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BOSTON — Cardinal Sean O’Malley has paved the way for the Boston Archdiocese to sell six churches, including three where parishioners have been holding protest vigils since their parishes were closed in 2004.

The decision announced Thursday after several weeks of “consultation, reflection and prayer” means the churches are no longer holy places, but secular buildings.

The church term for the move - “relegation for profane use” - means the churches can be sold and used for other purposes in line with Roman Catholic values, including as places of worship by other denominations, affordable housing or community centers.

The churches deconsecrated are St. James the Great in Wellesley; St. Jeanne D’Arc in Lowell; Star of the Sea in Quincy; Our Lady of Lourdes in Revere; St. Frances Xavier Cabrini in Scituate; and Our Lady of Mount Carmel in East Boston.

Vigils are still being held at the Wellesley, Scituate and East Boston churches.

MISSOURI

Late-term abortion bill to become law

JEFFERSON CITY — Gov. Jay Nixon says he will let a measure restricting late-term abortions take effect without his signature.

Mr. Nixon said he would not sign the bill by the Thursday deadline, but will allow it to become law.

Missouri already bans abortions of viable fetuses except to preserve the life or health of the woman. The new law removes the general health exception and allows such abortions only to save the woman’s life or when pregnancy poses a serious risk of substantial physical impairment to a major bodily function.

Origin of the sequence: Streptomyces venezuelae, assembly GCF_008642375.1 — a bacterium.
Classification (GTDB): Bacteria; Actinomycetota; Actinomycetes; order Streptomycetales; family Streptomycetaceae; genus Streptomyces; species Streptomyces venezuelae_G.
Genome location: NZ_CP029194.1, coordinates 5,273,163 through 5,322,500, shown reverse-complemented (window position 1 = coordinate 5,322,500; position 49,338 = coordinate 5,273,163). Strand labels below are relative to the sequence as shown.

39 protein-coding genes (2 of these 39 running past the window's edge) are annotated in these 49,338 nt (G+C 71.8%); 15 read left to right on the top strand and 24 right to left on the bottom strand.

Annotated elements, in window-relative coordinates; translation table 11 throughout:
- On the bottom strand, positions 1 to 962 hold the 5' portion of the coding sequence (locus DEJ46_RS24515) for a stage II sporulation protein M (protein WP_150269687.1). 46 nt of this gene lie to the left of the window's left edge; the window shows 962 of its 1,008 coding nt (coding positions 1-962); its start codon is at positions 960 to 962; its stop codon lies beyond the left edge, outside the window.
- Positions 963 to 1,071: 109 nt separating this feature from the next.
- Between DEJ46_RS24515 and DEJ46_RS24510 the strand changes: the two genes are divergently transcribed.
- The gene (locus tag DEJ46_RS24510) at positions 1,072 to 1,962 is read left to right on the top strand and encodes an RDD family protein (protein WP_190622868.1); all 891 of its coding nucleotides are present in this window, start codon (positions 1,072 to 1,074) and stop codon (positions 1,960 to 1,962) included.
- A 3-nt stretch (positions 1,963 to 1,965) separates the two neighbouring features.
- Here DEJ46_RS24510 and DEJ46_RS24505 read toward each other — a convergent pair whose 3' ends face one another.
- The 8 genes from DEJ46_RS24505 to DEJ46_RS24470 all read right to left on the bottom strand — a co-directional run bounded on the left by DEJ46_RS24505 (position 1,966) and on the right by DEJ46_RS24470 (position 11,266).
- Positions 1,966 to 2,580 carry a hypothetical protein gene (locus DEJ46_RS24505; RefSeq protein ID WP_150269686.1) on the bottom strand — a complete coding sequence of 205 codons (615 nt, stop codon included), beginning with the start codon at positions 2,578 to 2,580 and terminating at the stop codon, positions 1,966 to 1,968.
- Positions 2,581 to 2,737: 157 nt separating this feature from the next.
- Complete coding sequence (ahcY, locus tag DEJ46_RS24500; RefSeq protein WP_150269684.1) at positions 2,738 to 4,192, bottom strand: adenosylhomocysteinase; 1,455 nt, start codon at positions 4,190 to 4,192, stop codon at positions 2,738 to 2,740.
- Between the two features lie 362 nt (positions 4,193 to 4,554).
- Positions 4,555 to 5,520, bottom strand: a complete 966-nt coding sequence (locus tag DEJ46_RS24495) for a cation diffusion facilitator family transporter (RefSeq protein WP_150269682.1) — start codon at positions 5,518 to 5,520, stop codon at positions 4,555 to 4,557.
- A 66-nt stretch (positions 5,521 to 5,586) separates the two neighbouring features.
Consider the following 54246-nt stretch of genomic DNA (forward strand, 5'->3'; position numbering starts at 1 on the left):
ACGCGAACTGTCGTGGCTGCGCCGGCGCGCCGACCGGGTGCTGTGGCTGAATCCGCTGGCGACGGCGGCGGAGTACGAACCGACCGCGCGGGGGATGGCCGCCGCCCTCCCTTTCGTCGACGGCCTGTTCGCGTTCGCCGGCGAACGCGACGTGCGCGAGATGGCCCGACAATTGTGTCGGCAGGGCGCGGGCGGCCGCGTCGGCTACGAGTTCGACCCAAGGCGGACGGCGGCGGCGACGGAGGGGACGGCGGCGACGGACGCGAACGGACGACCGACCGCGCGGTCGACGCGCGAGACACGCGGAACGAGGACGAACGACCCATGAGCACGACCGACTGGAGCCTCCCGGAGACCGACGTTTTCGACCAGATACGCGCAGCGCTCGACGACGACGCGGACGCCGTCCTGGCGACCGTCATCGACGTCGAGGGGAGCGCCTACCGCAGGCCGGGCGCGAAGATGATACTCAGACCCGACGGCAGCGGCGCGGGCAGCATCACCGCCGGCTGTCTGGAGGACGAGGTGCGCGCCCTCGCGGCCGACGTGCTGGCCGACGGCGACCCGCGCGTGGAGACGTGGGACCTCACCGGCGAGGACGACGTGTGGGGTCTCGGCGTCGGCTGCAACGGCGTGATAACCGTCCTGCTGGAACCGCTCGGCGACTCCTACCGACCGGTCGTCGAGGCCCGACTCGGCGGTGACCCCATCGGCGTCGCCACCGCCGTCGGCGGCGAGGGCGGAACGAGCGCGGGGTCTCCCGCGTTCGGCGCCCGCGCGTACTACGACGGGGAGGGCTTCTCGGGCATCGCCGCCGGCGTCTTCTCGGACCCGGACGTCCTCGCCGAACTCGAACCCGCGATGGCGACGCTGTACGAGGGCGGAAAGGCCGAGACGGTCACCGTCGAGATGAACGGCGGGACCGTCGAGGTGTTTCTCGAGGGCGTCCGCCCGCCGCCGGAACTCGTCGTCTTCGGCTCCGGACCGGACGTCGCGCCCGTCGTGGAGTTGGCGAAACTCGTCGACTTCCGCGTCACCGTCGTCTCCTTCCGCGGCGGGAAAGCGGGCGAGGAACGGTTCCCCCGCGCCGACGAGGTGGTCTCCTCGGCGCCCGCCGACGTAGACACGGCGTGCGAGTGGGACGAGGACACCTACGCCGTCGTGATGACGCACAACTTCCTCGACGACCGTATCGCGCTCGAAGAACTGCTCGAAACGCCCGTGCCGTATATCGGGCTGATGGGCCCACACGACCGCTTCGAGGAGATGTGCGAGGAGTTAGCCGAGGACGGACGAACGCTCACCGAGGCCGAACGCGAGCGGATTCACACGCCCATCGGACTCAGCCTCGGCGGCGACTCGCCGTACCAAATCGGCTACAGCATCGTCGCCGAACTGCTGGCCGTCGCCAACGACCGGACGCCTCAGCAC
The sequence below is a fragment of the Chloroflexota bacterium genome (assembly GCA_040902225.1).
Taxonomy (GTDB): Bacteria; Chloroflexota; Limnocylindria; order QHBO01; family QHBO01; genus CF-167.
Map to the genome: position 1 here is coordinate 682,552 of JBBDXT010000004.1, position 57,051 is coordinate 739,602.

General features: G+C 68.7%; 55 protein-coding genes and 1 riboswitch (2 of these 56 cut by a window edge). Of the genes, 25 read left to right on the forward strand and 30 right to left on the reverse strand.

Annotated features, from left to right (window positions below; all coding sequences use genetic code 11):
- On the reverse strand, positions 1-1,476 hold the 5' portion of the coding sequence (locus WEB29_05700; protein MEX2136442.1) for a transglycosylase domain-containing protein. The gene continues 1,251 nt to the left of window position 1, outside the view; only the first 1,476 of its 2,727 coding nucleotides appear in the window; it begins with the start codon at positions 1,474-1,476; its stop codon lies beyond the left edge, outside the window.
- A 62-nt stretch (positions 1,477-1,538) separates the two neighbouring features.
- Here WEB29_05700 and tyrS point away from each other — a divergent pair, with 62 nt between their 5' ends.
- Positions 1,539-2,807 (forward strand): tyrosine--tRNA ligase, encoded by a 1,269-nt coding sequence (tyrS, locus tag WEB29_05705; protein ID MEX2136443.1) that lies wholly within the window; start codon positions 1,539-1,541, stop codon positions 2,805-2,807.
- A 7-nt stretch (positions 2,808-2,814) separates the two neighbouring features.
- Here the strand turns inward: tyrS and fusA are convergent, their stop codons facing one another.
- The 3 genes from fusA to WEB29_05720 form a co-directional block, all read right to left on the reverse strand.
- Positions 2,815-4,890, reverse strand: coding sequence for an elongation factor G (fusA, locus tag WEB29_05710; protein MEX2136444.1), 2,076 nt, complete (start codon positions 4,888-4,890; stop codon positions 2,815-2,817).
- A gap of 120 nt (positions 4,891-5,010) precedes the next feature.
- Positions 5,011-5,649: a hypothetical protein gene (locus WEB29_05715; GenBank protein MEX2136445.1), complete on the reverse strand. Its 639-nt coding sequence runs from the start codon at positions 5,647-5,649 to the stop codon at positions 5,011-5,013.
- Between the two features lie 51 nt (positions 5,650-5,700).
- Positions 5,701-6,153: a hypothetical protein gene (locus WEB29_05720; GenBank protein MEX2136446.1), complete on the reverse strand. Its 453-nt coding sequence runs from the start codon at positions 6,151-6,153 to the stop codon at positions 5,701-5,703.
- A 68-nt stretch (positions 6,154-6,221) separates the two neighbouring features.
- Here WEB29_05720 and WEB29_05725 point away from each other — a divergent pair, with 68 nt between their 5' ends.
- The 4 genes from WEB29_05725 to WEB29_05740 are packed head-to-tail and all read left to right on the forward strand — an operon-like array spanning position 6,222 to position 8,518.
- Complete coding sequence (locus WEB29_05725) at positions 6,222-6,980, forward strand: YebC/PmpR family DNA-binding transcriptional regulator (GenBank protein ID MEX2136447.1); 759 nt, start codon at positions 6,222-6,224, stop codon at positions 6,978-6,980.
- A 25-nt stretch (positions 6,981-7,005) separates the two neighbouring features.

The law is part of a trend among states to limit abortions past the point when a fetus may be able to live outside the womb. Unlike in some other states, Missouri’s proposal allows doctors to determine viability on a case-by-case basis.

MONTANA

Oil spill cause could take months to find

It will likely be months before investigators know what caused an ExxonMobil oil pipeline to rupture near Billings spilling about 1,000 barrels of crude oil into the Yellowstone River, a federal safety official said Thursday.

Thus far, investigators are unaware of any safety violations by ExxonMobil related to the spill, Cynthia Quarterman, administrator of the Pipeline and Hazardous Materials Safety Administration told a congressional hearing. The spill has fouled shoreline and contaminated backwaters along dozens of miles of the scenic river.

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